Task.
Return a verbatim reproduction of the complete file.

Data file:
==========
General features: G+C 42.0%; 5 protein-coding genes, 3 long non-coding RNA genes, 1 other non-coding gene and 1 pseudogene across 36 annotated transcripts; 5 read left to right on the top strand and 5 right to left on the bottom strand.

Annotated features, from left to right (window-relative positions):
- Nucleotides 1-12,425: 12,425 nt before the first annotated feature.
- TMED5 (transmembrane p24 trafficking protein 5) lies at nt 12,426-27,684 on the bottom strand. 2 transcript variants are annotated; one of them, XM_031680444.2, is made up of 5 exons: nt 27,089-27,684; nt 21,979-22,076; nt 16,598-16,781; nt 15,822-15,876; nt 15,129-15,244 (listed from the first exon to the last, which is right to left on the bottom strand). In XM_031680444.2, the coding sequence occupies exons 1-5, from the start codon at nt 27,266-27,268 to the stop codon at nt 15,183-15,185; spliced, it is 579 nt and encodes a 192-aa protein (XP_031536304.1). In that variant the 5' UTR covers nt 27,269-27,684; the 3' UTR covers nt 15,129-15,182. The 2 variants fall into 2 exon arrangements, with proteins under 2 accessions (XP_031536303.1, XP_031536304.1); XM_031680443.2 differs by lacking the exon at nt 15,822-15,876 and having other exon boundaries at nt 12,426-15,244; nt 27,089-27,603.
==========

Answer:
General features: G+C 42.0%; 5 protein-coding genes, 3 long non-coding RNA genes, 1 other non-coding gene and 1 pseudogene across 36 annotated transcripts; 5 read left to right on the top strand and 5 right to left on the bottom strand.

Annotated features, from left to right (window-relative positions):
- Nucleotides 1-12,425: 12,425 nt before the first annotated feature.
- TMED5 (transmembrane p24 trafficking protein 5) lies at nt 12,426-27,684 on the bottom strand. 2 transcript variants are annotated; one of them, XM_031680444.2, is made up of 5 exons: nt 27,089-27,684; nt 21,979-22,076; nt 16,598-16,781; nt 15,822-15,876; nt 15,129-15,244 (listed from the first exon to the last, which is right to left on the bottom strand). In XM_031680444.2, the coding sequence occupies exons 1-5, from the start codon at nt 27,266-27,268 to the stop codon at nt 15,183-15,185; spliced, it is 579 nt and encodes a 192-aa protein (XP_031536304.1). In that variant the 5' UTR covers nt 27,269-27,684; the 3' UTR covers nt 15,129-15,182. The 2 variants fall into 2 exon arrangements, with proteins under 2 accessions (XP_031536303.1, XP_031536304.1); XM_031680443.2 differs by lacking the exon at nt 15,822-15,876 and having other exon boundaries at nt 12,426-15,244; nt 27,089-27,603.